DHQ: Digital Humanities Quarterly
Changing the Center of Gravity: Transforming Classical Studies Through Cyberinfrastructure
2009
Volume 3 Number 1
2009 3.1  |  XML |  Discuss ( Comments )

Foreword

James O'Donnell  <jod_at_georgetown_dot_edu>, Georgetown University
This is a book about the future, not about Ross Scaife. That's the way it should be, and that's the way he would have wanted it.
For Ross was a scholar and teacher who knew in his bones that the steady, thoughtful consideration of the human past is a tool of unmatched power for informing humankind's ability to imagine and enact futures worthy of the intelligence and dignity of its every member. To honor him best, we should share in that conviction and learn from the resourcefulness and persistence of his practice.
Ross's career flourished in the twin decades of the information revolution. Whatever the globalized society we share may now experience, we live ineluctably in an information society. What we invent now, what we do now will entail living out the implications of a transformation that has already happened. Through the too few years that Ross was given to shape his vision and share it with others, he kept his eye clearly on ways to make sure that the revolution in knowing will serve his profession and through it his society.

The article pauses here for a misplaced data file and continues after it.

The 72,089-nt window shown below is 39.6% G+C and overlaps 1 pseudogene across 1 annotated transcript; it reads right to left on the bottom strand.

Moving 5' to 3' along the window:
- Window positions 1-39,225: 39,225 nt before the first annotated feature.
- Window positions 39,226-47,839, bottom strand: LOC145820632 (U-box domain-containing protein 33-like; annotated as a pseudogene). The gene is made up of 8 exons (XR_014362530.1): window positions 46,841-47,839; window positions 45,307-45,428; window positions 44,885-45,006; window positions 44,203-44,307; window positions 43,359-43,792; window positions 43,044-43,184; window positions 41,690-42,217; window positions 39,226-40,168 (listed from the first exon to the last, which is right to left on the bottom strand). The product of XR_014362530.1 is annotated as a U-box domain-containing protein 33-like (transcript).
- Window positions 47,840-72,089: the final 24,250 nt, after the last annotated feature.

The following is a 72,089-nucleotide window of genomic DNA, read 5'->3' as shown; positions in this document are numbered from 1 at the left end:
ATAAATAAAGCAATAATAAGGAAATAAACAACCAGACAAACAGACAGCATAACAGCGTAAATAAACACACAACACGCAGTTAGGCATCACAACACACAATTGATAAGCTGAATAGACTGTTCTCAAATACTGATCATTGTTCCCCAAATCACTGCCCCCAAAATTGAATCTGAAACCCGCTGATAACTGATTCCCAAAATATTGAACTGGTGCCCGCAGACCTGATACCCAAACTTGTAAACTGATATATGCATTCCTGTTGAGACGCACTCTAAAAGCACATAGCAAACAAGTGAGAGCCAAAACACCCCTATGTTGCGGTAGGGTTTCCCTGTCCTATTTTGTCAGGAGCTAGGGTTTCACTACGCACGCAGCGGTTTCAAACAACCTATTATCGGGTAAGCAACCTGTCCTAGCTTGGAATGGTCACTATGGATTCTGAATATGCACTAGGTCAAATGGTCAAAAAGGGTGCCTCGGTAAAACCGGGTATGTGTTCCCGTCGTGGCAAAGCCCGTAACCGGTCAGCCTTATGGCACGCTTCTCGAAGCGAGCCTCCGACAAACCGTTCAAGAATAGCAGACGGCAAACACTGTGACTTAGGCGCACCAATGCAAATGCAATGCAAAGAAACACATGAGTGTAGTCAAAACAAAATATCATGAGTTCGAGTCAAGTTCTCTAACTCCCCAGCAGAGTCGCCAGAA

His convictions were clear and luminous. The best that we can know about the past needs to be preserved and disseminated by the most powerful media available to the widest audience possible. The Stoa consortium that he led gave example repeatedly to the force of those convictions and their power to change for the better the ways we learn and think and teach.
We both learned from, were inspired by, and benefited from Ross's friendship. We feel the ache of his loss deeply, but we are delighted to see in this volume an exactly appropriate response to loss: innovation, optimism, and the commitment of teachers and scholars to receiving, interpreting, and transmitting the heritage of humankind's pasts to its present and future. Ross, we think, would be glad to read this book, and then soon enough impatient to get beyond its insights to the next stage. He reminds us of another Kentuckyan of yore, Daniel Boone, who made it to the frontier ahead of the rest, and then kept uprooting and moving further west, always seeing and seizing opportunity, always staying at the leading edge. We owe him the tribute of emulation.